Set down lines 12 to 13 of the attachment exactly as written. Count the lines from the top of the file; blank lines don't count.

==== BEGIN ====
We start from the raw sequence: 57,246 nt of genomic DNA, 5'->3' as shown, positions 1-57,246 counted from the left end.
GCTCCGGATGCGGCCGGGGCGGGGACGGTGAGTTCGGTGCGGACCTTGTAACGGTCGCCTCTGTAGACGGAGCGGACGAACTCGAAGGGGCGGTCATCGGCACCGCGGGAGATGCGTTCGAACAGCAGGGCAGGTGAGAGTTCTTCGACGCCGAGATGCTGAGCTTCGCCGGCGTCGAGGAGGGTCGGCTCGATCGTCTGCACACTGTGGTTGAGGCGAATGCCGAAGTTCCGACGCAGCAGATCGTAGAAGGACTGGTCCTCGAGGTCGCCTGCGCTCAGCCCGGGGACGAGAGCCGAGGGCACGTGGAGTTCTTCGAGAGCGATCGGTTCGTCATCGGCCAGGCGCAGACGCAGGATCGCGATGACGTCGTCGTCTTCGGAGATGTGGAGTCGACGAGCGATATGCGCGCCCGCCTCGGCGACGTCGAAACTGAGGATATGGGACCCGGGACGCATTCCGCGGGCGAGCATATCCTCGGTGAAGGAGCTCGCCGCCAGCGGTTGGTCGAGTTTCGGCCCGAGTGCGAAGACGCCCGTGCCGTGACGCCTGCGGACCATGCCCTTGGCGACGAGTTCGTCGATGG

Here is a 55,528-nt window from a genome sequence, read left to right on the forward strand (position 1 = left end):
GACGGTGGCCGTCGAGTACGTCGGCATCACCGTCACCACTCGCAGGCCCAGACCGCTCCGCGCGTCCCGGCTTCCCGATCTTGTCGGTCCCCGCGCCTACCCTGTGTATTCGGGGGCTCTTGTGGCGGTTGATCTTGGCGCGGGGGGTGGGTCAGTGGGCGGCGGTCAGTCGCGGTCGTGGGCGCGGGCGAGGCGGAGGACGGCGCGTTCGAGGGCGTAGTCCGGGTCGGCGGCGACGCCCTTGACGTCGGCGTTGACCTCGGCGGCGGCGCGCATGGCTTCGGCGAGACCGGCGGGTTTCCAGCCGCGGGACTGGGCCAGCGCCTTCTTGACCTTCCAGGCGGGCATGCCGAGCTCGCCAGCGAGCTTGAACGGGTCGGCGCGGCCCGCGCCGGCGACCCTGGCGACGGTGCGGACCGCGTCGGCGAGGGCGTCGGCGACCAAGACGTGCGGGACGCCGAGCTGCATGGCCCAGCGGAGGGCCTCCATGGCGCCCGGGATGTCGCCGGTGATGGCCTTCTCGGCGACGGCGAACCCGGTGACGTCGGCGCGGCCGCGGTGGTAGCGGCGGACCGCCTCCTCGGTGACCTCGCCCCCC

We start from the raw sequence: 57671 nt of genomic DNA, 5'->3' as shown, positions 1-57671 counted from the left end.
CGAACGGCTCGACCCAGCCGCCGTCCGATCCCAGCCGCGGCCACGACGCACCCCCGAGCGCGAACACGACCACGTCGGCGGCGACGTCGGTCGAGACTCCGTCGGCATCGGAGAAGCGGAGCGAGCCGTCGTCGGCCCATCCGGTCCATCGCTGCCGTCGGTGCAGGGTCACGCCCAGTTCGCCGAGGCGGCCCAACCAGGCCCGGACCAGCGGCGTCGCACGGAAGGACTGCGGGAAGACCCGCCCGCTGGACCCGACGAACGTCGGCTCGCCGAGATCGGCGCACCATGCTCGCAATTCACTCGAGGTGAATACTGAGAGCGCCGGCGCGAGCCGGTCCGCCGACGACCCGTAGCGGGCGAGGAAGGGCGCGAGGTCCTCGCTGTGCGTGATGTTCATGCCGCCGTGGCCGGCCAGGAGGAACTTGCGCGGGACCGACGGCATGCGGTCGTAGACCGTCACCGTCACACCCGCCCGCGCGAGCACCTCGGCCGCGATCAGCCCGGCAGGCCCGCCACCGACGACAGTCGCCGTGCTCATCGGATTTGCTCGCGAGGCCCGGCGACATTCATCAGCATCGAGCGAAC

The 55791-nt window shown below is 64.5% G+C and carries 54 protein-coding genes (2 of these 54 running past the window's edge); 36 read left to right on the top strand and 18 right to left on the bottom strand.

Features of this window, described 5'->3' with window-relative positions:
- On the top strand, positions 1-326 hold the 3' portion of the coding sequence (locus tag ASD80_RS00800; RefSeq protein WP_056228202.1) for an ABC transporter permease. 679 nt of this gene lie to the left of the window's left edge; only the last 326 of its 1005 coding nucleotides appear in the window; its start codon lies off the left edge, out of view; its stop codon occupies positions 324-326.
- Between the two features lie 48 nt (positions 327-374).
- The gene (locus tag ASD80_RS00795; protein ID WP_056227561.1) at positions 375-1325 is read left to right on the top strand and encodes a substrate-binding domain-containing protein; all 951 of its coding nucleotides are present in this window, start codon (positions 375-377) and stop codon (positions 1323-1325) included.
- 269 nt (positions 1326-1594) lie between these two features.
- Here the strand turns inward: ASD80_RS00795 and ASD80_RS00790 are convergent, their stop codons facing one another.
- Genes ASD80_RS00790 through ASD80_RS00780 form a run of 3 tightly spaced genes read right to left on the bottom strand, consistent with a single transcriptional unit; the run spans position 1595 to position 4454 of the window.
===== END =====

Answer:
- 269 nt (positions 1326-1594) lie between these two features.
- Here the strand turns inward: ASD80_RS00795 and ASD80_RS00790 are convergent, their stop codons facing one another.